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shock

shock has many meanings in common usage. Most often it refers to a sudden mental or emotional experience ranging from a trivial unpleasant surprise to the deep disturbance of personal disaster or bereavement; ‘shell-shock’ refers to distress and disturbed behaviour in the aftermath of battle. When the media report someone as ‘suffering from shock’ this may vaguely imply ‘only’ shock, without physical injury, whereas a clinician will use the term for a potentially dangerous condition with quite specific physical features. This last will be the main topic under this heading.

In medical terms, shock occurs when the blood supply to the tissues is inadequate to meet the requirements of the body. It is a sudden, or acute, failure of the circulation.

Causes of shock

The simplest and most frequent example of acute failure of the circulation is fainting. The cause may be a sudden emotional or painful experience — a physical reaction, linked to a mental ‘shock’ via the autonomic nervous system, which causes slowing of the heart rate. When the heart slows excessively, it does not pump out enough blood and the blood pressure decreases. The person may say that they ‘feel faint’ because they experience dizziness due to the decreased blood pressure and the resulting inadequate blood flow to the brain. If the blood pressure is not restored by, for example, lying down or sitting with the head between the knees, they may lose consciousness. Generally, the heart rate will quickly return to normal and the person awakens with an anxious crowd looking down at them.

Fainting may result also from standing still particularly in very hot conditions. This can cause the blood to collect or ‘pool’ in the lower limbs. Less blood reaches the heart and so less can be pumped out. If the blood pressure decreases excessively, then the patient may faint. Fighter pilots can encounter a similar effect when they make their aircraft turn very tightly at high speed. The high ‘G’ forces cause blood to drain into their lower limbs. They may experience a ‘grey out’ and then a ‘black out’ before losing consciousness as the blood pressure gradually decreases. An anti-gravity suit is designed to maintain pressure on the blood vessels in the lower limbs and so prevent pooling of the blood with the resulting reduction in blood pressure.

A simple faint can be treated by laying the person flat. This will help to restore the blood pressure to normal; consciousness will then return within a short time. More serious causes of shock require appropriate medical treatment.

The clinical picture of shock which is more than a transient faint includes the signs and symptoms of both inadequate circulation and the body's attempt to compensate for this circulatory failure. Reflex responses to reductions in blood pressure act to prevent or minimize the decrease. The heart rate will increase in an attempt to pump out more blood and this can be felt as a rapid pulse rate (although in a simple faint it is initially slow). The blood vessels to the non-vital organs may constrict in an attempt to move blood away from these tissues towards the vital organs. This can be seen as extreme pallor of the skin and may be one of the first signs that a person is about to faint. The pulse is not only rapid but is described as ‘thin’ or ‘thready’. Hormones, such as adrenaline, are released into the blood stream, and sweating, due to autonomic nervous activity can make the patient's skin feel moist to the touch.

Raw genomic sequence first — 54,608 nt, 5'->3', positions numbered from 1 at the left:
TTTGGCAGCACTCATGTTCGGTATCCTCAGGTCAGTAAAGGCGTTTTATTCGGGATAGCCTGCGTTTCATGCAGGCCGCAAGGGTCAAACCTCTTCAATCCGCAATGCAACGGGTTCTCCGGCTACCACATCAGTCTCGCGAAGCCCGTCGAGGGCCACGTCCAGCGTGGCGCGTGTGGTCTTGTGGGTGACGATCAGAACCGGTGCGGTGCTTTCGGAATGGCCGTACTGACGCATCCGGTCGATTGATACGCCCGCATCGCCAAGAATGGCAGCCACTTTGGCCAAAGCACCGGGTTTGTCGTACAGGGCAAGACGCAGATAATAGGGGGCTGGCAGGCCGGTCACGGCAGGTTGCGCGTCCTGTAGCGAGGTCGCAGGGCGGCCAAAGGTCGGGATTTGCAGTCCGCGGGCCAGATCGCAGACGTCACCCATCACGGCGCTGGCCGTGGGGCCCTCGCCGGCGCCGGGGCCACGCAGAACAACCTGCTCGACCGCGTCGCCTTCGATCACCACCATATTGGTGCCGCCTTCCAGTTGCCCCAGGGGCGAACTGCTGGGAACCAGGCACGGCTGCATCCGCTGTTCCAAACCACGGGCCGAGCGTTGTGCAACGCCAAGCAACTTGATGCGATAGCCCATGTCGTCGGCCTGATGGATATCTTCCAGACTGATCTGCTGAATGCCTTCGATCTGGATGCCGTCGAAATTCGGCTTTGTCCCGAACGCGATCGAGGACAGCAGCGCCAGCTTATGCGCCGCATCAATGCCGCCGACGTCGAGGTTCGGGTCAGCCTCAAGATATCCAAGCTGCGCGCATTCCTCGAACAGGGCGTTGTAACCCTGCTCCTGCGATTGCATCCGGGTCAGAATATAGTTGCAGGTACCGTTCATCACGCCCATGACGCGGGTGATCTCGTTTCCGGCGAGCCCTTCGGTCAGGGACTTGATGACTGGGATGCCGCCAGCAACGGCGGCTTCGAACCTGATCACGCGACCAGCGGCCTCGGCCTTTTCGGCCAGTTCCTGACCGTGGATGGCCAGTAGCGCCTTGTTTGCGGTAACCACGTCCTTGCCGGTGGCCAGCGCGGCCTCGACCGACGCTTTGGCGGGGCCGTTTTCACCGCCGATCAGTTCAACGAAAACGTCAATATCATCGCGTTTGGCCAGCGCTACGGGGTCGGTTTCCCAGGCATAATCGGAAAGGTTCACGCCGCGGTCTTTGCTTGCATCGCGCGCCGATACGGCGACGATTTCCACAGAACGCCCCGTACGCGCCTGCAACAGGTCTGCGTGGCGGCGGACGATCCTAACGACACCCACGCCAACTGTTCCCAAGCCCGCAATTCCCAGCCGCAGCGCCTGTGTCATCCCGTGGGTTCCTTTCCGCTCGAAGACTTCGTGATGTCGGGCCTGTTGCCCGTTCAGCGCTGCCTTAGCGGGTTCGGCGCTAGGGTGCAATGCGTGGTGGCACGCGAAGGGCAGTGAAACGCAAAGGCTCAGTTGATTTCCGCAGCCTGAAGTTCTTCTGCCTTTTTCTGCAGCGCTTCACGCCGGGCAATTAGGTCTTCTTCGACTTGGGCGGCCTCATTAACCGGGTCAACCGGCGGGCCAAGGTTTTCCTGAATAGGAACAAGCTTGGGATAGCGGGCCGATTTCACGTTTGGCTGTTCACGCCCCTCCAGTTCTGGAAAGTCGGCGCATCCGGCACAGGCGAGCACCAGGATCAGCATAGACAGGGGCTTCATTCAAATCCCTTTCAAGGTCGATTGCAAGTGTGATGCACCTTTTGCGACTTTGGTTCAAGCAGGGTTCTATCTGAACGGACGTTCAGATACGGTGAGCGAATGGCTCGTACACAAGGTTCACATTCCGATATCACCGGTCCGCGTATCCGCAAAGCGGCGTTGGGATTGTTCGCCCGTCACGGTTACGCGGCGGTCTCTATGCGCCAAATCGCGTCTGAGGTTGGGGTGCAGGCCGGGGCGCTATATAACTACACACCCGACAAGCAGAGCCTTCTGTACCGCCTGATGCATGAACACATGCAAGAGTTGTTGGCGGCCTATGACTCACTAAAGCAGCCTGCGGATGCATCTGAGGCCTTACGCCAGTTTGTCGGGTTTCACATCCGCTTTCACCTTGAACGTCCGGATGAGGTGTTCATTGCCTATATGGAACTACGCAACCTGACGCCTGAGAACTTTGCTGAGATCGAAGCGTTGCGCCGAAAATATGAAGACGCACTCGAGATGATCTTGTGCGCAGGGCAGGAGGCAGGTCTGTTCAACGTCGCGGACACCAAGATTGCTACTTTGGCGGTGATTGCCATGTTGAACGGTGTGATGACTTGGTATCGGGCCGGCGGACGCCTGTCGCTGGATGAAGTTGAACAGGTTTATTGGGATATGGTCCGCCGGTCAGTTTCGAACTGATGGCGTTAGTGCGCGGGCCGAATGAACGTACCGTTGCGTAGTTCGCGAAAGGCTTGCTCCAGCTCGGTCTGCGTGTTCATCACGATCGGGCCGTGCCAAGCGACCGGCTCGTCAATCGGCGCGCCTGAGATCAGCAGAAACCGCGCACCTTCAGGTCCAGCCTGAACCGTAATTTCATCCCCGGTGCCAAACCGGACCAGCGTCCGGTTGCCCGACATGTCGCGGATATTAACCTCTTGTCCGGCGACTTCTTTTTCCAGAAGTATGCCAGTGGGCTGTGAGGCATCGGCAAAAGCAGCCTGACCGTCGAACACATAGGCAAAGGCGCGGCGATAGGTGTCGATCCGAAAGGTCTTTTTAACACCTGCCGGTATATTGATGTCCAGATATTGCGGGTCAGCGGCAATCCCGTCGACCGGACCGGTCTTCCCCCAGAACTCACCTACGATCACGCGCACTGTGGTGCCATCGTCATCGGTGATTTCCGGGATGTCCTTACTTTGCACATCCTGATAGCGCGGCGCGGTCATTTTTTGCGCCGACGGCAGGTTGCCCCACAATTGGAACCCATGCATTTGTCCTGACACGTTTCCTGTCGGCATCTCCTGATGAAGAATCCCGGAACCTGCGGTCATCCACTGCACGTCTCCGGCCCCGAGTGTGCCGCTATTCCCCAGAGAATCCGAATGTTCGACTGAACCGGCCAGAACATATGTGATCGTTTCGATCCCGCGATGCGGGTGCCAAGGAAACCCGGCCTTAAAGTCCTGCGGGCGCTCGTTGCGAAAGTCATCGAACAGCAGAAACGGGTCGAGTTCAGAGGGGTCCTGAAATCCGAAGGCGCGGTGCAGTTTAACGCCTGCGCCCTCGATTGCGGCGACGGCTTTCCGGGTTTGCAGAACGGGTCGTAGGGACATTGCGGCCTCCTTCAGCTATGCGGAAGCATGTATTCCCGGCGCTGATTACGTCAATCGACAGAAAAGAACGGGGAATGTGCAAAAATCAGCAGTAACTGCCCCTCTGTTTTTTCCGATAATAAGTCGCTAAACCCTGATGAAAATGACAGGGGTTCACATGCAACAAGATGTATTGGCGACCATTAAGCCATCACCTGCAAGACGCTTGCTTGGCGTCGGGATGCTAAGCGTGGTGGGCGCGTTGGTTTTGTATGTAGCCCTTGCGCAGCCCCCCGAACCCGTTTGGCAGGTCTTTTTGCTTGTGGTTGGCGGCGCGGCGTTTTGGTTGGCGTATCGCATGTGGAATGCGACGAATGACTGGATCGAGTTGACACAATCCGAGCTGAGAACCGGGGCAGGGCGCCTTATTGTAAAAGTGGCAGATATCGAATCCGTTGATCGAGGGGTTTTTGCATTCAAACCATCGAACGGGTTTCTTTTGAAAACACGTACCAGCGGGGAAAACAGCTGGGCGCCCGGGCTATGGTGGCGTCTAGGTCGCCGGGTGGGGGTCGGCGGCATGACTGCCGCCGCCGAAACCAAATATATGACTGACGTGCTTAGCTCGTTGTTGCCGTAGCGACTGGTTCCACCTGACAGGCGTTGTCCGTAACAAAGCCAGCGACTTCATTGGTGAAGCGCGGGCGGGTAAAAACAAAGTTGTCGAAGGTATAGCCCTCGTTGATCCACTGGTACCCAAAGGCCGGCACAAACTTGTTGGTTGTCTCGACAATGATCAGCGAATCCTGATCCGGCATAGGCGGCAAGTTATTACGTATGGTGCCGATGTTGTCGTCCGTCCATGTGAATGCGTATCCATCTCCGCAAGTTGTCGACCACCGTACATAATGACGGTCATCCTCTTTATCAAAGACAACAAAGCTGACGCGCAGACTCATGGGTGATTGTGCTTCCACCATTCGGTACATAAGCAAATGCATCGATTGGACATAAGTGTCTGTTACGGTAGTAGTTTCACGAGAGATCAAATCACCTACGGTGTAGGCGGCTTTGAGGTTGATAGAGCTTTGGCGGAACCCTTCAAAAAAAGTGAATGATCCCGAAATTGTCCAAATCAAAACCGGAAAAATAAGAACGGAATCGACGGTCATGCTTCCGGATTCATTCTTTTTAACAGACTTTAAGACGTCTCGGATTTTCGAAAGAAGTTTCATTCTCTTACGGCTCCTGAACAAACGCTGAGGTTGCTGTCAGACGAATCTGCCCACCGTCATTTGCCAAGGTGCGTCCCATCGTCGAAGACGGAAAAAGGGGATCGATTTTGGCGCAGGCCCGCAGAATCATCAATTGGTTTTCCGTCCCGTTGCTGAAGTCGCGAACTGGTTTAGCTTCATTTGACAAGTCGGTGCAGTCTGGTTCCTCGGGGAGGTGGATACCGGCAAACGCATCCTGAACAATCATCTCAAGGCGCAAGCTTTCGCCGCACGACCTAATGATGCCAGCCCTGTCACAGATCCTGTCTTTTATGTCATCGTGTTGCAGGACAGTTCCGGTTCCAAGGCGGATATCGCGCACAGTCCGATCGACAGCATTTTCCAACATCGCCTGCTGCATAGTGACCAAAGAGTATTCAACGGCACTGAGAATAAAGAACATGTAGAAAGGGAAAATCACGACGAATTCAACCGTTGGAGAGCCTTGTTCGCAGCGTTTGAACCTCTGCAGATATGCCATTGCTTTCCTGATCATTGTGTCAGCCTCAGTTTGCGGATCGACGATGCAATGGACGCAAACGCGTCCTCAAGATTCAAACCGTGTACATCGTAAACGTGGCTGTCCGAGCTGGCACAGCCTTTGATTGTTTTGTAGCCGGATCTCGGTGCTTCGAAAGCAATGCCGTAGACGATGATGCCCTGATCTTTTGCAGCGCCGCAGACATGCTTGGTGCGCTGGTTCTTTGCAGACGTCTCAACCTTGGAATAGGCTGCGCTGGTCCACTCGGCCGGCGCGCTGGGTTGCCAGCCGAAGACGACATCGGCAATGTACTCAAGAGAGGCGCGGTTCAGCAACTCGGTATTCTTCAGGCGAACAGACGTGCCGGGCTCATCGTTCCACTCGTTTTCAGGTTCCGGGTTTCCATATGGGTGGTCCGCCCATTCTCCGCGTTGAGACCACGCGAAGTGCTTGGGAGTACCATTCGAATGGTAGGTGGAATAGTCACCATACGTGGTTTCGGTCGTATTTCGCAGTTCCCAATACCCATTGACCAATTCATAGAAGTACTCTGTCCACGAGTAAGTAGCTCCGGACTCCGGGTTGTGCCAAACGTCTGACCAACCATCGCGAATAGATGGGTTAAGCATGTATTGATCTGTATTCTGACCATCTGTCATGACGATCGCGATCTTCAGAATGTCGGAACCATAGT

Types of shock and their treatment

Hypovolaemic shock

follows major blood loss which may be caused by trauma or during surgery. The blood loss can be visible and obvious or may be hidden as occurs in some types of fractures of leg bones or in internal bleeding from abdominal organs. The signs are similar to those in a patient who has fainted, with a low volume pulse and a pale, moist skin. However, the pulse rate will always be rapid in a patient suffering from hypovolaemic shock as the heart attempts to compensate for the low blood pressure.

resuscitation from haemorrhagic shock following blood loss or a major burn requires rapid blood transfusion and/or administration of other intravenous fluids to replace the circulating volume and to ensure the circulation of well oxygenated blood from the lungs to the brain and other vital organs. An intravenous cannula is inserted and fluids are administered directly into the circulation. As well as whole blood, fluid replacement may involve administration of salt fluids, plasma, or artificial substitutes, and concentrated red blood cells. Blood contains many different components including antibodies which require the blood to be ‘cross-matched’ before administration to the patient. There is considerable research directed at producing artificial blood substitutes which can be used without the need for cross-matching. These are designed to be able to transport oxygen efficiently to the tissues with less risk of producing a transfusion reaction and of transferring infection from the donor to the recipient.

Cardiogenic shock